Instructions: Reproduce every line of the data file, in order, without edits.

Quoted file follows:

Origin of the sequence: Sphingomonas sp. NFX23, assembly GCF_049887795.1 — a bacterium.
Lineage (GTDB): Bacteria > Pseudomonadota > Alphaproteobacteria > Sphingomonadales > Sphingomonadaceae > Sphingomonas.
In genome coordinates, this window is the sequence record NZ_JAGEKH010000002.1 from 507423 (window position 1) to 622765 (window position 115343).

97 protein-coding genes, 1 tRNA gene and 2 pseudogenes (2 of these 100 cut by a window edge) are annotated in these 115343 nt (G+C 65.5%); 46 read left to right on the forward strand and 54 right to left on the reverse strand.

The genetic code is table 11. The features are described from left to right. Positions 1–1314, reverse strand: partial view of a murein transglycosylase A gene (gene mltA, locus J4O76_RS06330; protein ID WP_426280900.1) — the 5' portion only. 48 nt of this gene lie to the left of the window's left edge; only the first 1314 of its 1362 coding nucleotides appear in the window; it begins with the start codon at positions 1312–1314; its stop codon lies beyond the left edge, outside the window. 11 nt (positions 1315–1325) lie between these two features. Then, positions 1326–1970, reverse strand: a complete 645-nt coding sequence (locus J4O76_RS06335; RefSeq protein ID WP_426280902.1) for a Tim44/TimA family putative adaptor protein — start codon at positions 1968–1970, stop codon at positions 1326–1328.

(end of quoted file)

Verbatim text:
Origin of the sequence: Sphingomonas sp. NFX23, assembly GCF_049887795.1 — a bacterium.
Lineage (GTDB): Bacteria > Pseudomonadota > Alphaproteobacteria > Sphingomonadales > Sphingomonadaceae > Sphingomonas.
In genome coordinates, this window is the sequence record NZ_JAGEKH010000002.1 from 507423 (window position 1) to 622765 (window position 115343).

97 protein-coding genes, 1 tRNA gene and 2 pseudogenes (2 of these 100 cut by a window edge) are annotated in these 115343 nt (G+C 65.5%); 46 read left to right on the forward strand and 54 right to left on the reverse strand.

The genetic code is table 11. The features are described from left to right. Positions 1–1314, reverse strand: partial view of a murein transglycosylase A gene (gene mltA, locus J4O76_RS06330; protein ID WP_426280900.1) — the 5' portion only. 48 nt of this gene lie to the left of the window's left edge; only the first 1314 of its 1362 coding nucleotides appear in the window; it begins with the start codon at positions 1312–1314; its stop codon lies beyond the left edge, outside the window. 11 nt (positions 1315–1325) lie between these two features. Then, positions 1326–1970, reverse strand: a complete 645-nt coding sequence (locus J4O76_RS06335; RefSeq protein ID WP_426280902.1) for a Tim44/TimA family putative adaptor protein — start codon at positions 1968–1970, stop codon at positions 1326–1328.